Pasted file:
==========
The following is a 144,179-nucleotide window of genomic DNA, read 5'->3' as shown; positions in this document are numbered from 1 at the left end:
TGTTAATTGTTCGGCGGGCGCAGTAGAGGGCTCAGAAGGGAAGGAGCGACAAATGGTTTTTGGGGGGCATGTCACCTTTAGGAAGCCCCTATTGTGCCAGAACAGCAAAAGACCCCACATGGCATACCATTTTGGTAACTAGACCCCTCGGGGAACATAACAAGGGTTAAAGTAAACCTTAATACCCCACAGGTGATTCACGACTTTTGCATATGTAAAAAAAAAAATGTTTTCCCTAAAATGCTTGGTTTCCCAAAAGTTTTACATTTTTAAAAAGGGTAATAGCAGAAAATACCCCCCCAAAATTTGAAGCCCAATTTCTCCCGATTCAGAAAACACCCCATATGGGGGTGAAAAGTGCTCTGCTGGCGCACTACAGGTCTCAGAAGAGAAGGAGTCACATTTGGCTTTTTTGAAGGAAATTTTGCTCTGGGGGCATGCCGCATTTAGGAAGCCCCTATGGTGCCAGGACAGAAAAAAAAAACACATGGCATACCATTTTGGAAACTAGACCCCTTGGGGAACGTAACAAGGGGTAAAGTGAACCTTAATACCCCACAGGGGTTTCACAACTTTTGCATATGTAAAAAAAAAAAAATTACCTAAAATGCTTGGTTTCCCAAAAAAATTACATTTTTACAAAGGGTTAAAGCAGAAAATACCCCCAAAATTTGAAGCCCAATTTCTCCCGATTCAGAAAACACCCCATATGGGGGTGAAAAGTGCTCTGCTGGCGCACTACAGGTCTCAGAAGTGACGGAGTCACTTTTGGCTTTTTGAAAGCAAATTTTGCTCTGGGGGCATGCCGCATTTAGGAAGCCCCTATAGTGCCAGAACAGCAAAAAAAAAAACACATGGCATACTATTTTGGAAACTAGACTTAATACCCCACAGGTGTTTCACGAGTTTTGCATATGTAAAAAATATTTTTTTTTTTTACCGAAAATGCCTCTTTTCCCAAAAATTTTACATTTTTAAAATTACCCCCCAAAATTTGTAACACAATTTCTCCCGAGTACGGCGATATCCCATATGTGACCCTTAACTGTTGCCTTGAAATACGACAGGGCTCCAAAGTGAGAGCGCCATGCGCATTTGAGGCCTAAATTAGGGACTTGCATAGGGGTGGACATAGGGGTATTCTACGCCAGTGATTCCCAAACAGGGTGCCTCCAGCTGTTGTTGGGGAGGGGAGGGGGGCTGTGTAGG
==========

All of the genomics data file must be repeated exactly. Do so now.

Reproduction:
The following is a 144,179-nucleotide window of genomic DNA, read 5'->3' as shown; positions in this document are numbered from 1 at the left end:
TGTTAATTGTTCGGCGGGCGCAGTAGAGGGCTCAGAAGGGAAGGAGCGACAAATGGTTTTTGGGGGGCATGTCACCTTTAGGAAGCCCCTATTGTGCCAGAACAGCAAAAGACCCCACATGGCATACCATTTTGGTAACTAGACCCCTCGGGGAACATAACAAGGGTTAAAGTAAACCTTAATACCCCACAGGTGATTCACGACTTTTGCATATGTAAAAAAAAAAATGTTTTCCCTAAAATGCTTGGTTTCCCAAAAGTTTTACATTTTTAAAAAGGGTAATAGCAGAAAATACCCCCCCAAAATTTGAAGCCCAATTTCTCCCGATTCAGAAAACACCCCATATGGGGGTGAAAAGTGCTCTGCTGGCGCACTACAGGTCTCAGAAGAGAAGGAGTCACATTTGGCTTTTTTGAAGGAAATTTTGCTCTGGGGGCATGCCGCATTTAGGAAGCCCCTATGGTGCCAGGACAGAAAAAAAAAACACATGGCATACCATTTTGGAAACTAGACCCCTTGGGGAACGTAACAAGGGGTAAAGTGAACCTTAATACCCCACAGGGGTTTCACAACTTTTGCATATGTAAAAAAAAAAAAATTACCTAAAATGCTTGGTTTCCCAAAAAAATTACATTTTTACAAAGGGTTAAAGCAGAAAATACCCCCAAAATTTGAAGCCCAATTTCTCCCGATTCAGAAAACACCCCATATGGGGGTGAAAAGTGCTCTGCTGGCGCACTACAGGTCTCAGAAGTGACGGAGTCACTTTTGGCTTTTTGAAAGCAAATTTTGCTCTGGGGGCATGCCGCATTTAGGAAGCCCCTATAGTGCCAGAACAGCAAAAAAAAAAACACATGGCATACTATTTTGGAAACTAGACTTAATACCCCACAGGTGTTTCACGAGTTTTGCATATGTAAAAAATATTTTTTTTTTTTACCGAAAATGCCTCTTTTCCCAAAAATTTTACATTTTTAAAATTACCCCCCAAAATTTGTAACACAATTTCTCCCGAGTACGGCGATATCCCATATGTGACCCTTAACTGTTGCCTTGAAATACGACAGGGCTCCAAAGTGAGAGCGCCATGCGCATTTGAGGCCTAAATTAGGGACTTGCATAGGGGTGGACATAGGGGTATTCTACGCCAGTGATTCCCAAACAGGGTGCCTCCAGCTGTTGTTGGGGAGGGGAGGGGGGCTGTGTAGG